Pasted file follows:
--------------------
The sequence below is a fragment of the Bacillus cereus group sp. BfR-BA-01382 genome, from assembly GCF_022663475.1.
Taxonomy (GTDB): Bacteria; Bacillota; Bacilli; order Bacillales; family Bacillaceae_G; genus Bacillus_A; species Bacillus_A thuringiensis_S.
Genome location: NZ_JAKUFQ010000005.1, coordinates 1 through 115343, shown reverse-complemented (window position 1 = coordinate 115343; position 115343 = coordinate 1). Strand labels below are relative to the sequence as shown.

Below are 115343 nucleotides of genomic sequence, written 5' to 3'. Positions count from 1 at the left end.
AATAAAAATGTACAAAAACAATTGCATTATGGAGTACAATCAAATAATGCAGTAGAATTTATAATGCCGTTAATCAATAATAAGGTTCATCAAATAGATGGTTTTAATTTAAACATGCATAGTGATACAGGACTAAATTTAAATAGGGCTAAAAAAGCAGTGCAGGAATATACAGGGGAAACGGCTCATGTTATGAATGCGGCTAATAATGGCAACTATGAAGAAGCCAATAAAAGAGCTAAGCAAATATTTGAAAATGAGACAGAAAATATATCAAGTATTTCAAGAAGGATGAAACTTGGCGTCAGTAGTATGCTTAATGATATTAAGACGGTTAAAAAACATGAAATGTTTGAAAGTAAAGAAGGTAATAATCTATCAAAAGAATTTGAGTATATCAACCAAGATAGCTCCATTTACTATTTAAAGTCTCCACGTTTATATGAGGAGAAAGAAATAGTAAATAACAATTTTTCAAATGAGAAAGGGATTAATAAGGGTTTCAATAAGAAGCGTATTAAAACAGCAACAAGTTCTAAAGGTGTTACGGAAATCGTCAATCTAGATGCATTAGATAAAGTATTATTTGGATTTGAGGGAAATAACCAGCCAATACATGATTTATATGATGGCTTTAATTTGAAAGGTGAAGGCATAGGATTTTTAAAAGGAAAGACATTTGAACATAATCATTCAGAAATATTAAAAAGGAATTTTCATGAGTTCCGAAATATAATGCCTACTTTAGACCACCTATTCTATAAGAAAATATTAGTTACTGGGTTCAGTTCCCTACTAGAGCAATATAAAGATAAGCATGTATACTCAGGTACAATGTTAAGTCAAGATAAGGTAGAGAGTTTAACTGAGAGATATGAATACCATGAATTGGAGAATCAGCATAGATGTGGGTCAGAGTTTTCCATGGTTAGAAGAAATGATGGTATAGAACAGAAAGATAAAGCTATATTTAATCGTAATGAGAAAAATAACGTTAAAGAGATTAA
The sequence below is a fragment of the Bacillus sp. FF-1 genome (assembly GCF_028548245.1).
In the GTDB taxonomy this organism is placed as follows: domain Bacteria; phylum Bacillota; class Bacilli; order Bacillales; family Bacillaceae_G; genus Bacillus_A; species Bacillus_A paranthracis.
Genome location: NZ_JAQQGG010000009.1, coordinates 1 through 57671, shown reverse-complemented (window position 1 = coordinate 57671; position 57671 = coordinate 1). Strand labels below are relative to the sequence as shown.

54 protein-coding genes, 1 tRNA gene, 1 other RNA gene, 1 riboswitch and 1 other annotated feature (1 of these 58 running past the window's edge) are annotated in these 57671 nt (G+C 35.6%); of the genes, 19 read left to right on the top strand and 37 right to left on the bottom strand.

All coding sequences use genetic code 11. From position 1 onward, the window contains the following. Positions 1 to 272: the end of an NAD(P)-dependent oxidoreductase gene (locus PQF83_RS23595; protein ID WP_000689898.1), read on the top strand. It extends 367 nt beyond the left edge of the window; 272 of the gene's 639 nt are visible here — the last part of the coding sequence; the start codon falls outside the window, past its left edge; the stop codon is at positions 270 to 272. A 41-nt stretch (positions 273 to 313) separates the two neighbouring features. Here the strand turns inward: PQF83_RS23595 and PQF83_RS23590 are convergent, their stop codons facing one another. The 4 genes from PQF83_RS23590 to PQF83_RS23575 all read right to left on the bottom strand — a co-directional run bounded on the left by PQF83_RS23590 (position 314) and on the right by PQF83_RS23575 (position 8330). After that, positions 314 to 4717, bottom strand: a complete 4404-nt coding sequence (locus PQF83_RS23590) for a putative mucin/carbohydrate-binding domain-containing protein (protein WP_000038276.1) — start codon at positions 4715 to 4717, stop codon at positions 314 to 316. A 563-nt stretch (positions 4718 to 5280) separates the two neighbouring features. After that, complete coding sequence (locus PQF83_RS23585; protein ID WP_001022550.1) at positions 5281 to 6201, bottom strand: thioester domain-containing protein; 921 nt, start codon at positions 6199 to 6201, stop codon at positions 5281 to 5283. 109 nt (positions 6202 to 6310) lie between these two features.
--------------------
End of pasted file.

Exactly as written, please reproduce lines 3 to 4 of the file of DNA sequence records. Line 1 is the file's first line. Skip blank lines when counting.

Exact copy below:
Genome location: NZ_JAKUFQ010000005.1, coordinates 1 through 115343, shown reverse-complemented (window position 1 = coordinate 115343; position 115343 = coordinate 1). Strand labels below are relative to the sequence as shown.

Below are 115343 nucleotides of genomic sequence, written 5' to 3'. Positions count from 1 at the left end.